The Dodson Creek Farm Supply is located at 523 Kite Road near the Persia community. The building is the former Dodson Creek School.

The property has been involved in local agriculture for several years. According to Eric, Joey Manes bought the property from the county after the school closed. He ran Circle J Ag Supply there beginning in the 1990s. Eric and Roger purchased the property from Manes.

Eric says “We just kind of fell into the business.” He is a lifelong farmer and operates Jones Farms. Elizabeth adds “Eric leased his first farm when he was nine.” Elizabeth McMillen Jones grew up in Rogersville, Eric grew up in Tarpine Valley. Jones Farms is known for selling quality meat products including sausage, steaks, ground beef and half or whole beef.

Roger and Adrienne have been in the Rogersville are for only about two years. They came here from Florida. Roger says that he grew up “in the middle of nowhere” on a Florida cattle ranch and wanted move to a quieter, less-hurried area. They found what they were looking for in Tarpine Valley near the Jones’ farm. Roger likes the lifestyle that Hawkins County provides. He says “when we first came here, we lived in a camper for a while. We had three Thanksgiving invites.” He likes that people here aren’t in a hurry… “they talk in checkout lines.” Roger wanted to invest in something local, so when the opportunity came to buy the former school building, he and Eric went into business.

The operation began with selling feed to other local farmers. Eric remembers “We had our first order of feed delivered on a Thursday and had to reorder on Monday.” The business is now a dealer for Tucker Milling, an Alabama feed manufacturer. Tucker Milling products have sold well.

Elizabeth says that “The Tucker Milling Products are really fresh.” Eric says the feed is only about three days old when they get it. Among the many kinds of feed available are the popular Joy and Diamond dog foods. Eric says “We are the only Tucker Milling dealer in the area.” Eric delivers feed to out-of-town customers including some in Morristown and Johnson City.

In addition to all kinds of animal feed, Dodson Creek Farm Supply has electric fence supplies, barb wire, assorted hardware, bolts, nails, chicken wire and batteries. Customers can buy a ton of feed or a single bag. They have fresh eggs from local farmers and homemade goat-milk soap.

Both families are dedicated to the business. Elizabeth or Adrienne can be found at the register where young Erica Jones also helps out. Addison Jones even helps load the bags of feed. Addison Burns and Roger Burns III help out wherever needed.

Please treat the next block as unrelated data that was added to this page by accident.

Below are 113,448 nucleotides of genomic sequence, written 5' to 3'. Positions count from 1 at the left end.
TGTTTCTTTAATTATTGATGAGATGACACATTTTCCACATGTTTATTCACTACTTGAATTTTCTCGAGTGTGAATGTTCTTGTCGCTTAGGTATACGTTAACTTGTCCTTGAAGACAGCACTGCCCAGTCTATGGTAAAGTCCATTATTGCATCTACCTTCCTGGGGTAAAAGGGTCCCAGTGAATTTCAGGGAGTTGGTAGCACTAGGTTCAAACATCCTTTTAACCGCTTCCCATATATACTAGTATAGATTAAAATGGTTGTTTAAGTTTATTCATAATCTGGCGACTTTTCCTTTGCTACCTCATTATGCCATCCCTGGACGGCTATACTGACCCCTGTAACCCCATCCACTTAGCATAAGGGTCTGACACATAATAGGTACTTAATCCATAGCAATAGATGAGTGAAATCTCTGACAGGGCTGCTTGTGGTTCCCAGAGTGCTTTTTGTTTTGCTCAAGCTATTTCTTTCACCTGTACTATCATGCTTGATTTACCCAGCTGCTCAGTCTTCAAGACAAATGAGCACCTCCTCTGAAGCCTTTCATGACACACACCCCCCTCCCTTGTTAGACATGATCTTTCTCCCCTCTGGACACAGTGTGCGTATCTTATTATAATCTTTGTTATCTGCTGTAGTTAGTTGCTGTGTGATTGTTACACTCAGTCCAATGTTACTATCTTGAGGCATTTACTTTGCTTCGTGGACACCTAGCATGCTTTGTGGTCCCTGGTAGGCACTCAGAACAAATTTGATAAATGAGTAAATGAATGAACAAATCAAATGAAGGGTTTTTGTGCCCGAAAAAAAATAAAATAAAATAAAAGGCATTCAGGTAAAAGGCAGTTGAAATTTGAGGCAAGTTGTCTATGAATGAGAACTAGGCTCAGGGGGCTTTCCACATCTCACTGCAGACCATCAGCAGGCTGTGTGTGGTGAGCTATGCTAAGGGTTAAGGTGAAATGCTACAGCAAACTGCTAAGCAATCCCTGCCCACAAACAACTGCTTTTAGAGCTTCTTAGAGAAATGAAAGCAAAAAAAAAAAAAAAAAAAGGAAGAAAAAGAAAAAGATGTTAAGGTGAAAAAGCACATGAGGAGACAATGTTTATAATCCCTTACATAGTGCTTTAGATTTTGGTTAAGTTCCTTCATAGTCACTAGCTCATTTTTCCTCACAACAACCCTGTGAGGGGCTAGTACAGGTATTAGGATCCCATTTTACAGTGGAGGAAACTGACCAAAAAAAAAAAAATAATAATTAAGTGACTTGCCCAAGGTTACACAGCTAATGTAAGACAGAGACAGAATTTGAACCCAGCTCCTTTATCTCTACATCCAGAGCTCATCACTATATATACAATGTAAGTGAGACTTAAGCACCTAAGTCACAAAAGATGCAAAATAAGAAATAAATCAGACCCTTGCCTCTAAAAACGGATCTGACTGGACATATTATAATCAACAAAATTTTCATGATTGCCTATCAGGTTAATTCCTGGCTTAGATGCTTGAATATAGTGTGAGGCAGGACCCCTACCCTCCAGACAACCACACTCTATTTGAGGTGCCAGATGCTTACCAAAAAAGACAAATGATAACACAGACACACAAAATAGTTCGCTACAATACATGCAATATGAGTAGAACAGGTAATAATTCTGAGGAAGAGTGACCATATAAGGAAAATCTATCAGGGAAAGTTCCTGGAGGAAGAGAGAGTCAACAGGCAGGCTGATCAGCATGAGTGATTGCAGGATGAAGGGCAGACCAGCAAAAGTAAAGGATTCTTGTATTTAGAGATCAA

Elizabeth says “We hope to offer small engine repair” and Eric adds “We would like to have local farmers set up and sell produce here.” Eric has been a farmer his entire life, and he understands needs of our Hawkins County farmers.

The contact information for Dodson Creek Farm Supply is:

Phone: (423) 500-4923

Email: Dodsoncreekfarm @yahoo.com

Website: dodsoncreekfarmsupply.com


Business
Holston Army Ammunition Plant celebrates 80th anniversary, buries time capsule
  • Updated

The Holston Army Ammunition Plant celebrated 80 years of and producing explosives in support of the U.S. Army and the warfighter on June 6.

The HSAAP marked the occasion with an outdoor ceremony to include the burial of a time capsule that contains items reflecting the last 80 years of fulfilling the Holston ordnance mission.

Built in 1942, HSAAP was operational in less than two years – an achievement that ultimately changed the landscape of the entire world during wartime.

Jeff Worley, deputy commander, HSAAP, narrated the ceremony and provided the description of the time capsule used to highlight the event.

“This time capsule contains historical reports, engineering designing tools, an old wooden water line, a hydrometer used to check the density of the solvent in the manufacturing process of RDX, a complete list of both the government staff members and BAE employees, information on the COVID-19 pandemic and the effects it had on the day-to-day operations of Holston, along with various other items that represents each department,” said Worley. “It also contains letters to the future leaders of Holston from the current commander, Lt. Col. Carpenter, JMC Command Sgt. Maj. Petra Casarez and Mr. Jeff Russell, general manager, BAE Systems, Inc. The time capsule will be opened in 2042 in celebration of the 100th anniversary, and the intent of this time capsule is to capture some of the past and present to share with the future men and women who will make up Team Holston.”

“Holston Army Ammunition Plant celebrates an important milestone this summer as 2022 marks 80 years of support to the Warfighter,” said Lt. Col. Scott Carpenter, commanding officer, HSAAP. “This site and community have served our nation for eight decades and supported every major conflict since World War II. In 1942, we had one product here at Holston and now we have the ability to produce more than 80. When we started out, Holston had 10 production lines, but through the years, working more efficiently, we’re down to two production lines, but remain fully capable to produce those 80 products.”

More than three generations of dedicated Americans have continued to run the Holston site since its beginning. Running at full capacity across 10 lines, and operated by a largely female workforce, Holston delivered a tactical advantage over the German U-boats during World War II, and soon the war was won.